Farmers Insurance wants to silence 2 ex-staffers
Former adjusters say Farmers' computer devalues claims
By Candace Heckman
SEATTLE POST-INTELLIGENCER REPORTER
October 31, 2002
Farmers Insurance has asked a state court to silence two of its former employees who say a new computer program being used throughout the industry places unfairly low values on its personal-injury claims.
A Snohomish County Superior Court judge was expected today to hear the insurance company's plea for a gag order on Robert Dietz and Christy Klein. Both say they quit their jobs because they were frustrated at new cost-cutting practices at the company.
(Update: The judge recused himself from the case before issuing a ruling.)
Dietz and Klein are scheduled to appear next month at what is expected to be a well-attended seminar for the Washington State Trial Lawyers Association. The former adjusters were scheduled to brief lawyers on a computer program called "Colossus," now being used throughout the industry to remove the human element from the claims-adjusting process.
Since leaving Farmers, the two adjusters also have become paid expert witnesses in lawsuits for consumers accusing their insurance companies of acting in bad faith. The two volunteered to do the seminar for the trial lawyers.
Dietz quit Farmers in August 2001, Klein in January 2002.
Farmers Insurance Exchange filed a lawsuit last week against Dietz and Klein, hoping to get court approval to gag the former adjusters and thoroughly question them on their knowledge of the Colossus program.
In its lawsuit, Farmers says the company began nationwide implementation of Colossus in March 2000. Two months later, the lawsuit says, Farmers entered into an agreement with Computer Sciences Corp. of California, which licenses Colossus, to modify the program at Farmers' direction.
In his response to the lawsuit, Dietz said that he was one of 30 to 40 of the company's most experienced claims employees who were asked to participate in a "tuning session" specific to the Northwest during which the adjusters agreed to benchmark values. The values were to be used to approximate how much to pay a customer who, for example, broke a leg versus the amount to be paid to a customer who broke his neck.
Dietz said that he was told those values would then be lowered to 80 percent and entered into the computer program.
Mary Flynn, corporate spokeswoman for Farmers in Los Angeles, declined to comment on the lawsuit because she said she did not know enough about it. She said that company officials typically do not comment on pending litigation.
By sharing what they know of the Colossus software, Dietz and Klein would breach "the duty of loyalty they owe their former employer," Farmers' lawsuit states.
Neither of the two former adjusters signed confidentiality agreements with Farmers.
"My vast experience in evaluating claims was replaced by values generated by a computer," Dietz said in court documents in response to the suit. "More often than not, these values were not representative of what I had experienced as fair and reasonable. As such, it became difficult to settle claims, and it was at times embarrassing to even make the offer that Colossus recommended, knowing it would be rejected, and suit would be filed."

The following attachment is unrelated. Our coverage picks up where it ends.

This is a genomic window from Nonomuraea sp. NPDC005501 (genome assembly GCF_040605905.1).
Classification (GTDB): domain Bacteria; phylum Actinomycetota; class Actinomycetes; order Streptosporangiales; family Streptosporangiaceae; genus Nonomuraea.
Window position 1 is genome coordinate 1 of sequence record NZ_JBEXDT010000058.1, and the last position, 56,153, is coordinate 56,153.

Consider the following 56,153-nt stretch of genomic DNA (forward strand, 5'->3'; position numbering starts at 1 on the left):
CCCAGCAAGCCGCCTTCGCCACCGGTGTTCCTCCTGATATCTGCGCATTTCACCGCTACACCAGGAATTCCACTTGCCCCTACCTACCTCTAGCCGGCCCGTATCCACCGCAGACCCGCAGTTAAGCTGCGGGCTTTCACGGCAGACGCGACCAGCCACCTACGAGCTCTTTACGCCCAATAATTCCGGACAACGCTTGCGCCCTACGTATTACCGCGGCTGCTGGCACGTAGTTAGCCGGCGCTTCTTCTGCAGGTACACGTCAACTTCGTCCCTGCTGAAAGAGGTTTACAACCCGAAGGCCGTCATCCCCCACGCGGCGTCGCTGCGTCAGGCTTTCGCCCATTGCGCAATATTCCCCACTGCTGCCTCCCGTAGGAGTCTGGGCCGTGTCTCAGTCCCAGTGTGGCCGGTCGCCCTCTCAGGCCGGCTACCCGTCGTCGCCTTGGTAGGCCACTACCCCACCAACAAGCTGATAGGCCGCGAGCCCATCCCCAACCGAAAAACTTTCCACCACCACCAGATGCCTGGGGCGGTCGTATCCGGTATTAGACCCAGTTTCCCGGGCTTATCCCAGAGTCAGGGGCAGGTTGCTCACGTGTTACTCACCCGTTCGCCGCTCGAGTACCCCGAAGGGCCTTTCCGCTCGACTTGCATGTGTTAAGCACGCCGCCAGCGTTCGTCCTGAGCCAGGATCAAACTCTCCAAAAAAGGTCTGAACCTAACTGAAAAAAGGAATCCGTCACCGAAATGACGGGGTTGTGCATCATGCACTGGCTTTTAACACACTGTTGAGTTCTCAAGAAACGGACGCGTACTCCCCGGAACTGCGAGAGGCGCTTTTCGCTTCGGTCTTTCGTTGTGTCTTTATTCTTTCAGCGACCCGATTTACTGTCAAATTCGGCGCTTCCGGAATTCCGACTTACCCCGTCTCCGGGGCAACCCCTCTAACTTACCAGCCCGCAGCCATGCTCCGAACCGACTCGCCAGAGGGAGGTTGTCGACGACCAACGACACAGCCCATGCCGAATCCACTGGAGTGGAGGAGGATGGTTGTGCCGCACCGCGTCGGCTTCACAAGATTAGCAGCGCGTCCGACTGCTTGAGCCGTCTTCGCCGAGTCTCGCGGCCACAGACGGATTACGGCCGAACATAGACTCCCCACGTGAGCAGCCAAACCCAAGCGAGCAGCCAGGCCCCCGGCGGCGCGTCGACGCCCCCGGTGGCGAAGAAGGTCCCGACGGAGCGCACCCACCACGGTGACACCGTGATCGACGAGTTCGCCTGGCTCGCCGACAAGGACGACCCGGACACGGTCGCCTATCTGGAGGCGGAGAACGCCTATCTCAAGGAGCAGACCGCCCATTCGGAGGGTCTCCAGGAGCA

Dietz and Klein's attorney, Karen Koehler of Bellevue, said that requests for gag orders from the insurance industry claiming the spread of trade secrets are typical.
"We're always fighting them and we're always losing," Koehler said. "This is what we deal with. It's intimidating for some people."
Koehler is organizing the continuing legal education seminar for the state trial lawyers. To keep their licenses, lawyers are required to annually attend such professional development courses.
The course is called "The Rise of Colossus" and is open only to lawyers.
The session is to teach lawyers about Colossus, an artificial intelligence program introduced to companies in the 1990s as a tool to help adjusters place values on insurance claims. But adjusters who have left the industry since its reported widespread use by Allstate Insurance Co. in 1997 say that the computer consistently delivers value ranges that are well below what human adjusters would consider a fair settlement.
"Top of the range settlement offers were often rejected by the claimant -- which result in an increasing number of cases remaining open -- thus increasing my pending case load," Klein said in her response to the lawsuit. "It also drove more cases into litigation in an attempt to reach a fair settlement."
Klein also worked for Allstate and used Colossus there.
About half of insurance companies that operate in the United States, including some of the largest, such as Aetna, Hartford Financial Services and Zurich Personal Injury, use the Colossus program. But those companies have done a good job suppressing information about the program.
Colossus is not mentioned in insurance policies or advertising brochures. Neither is the fact that claims are being adjusted by computer.
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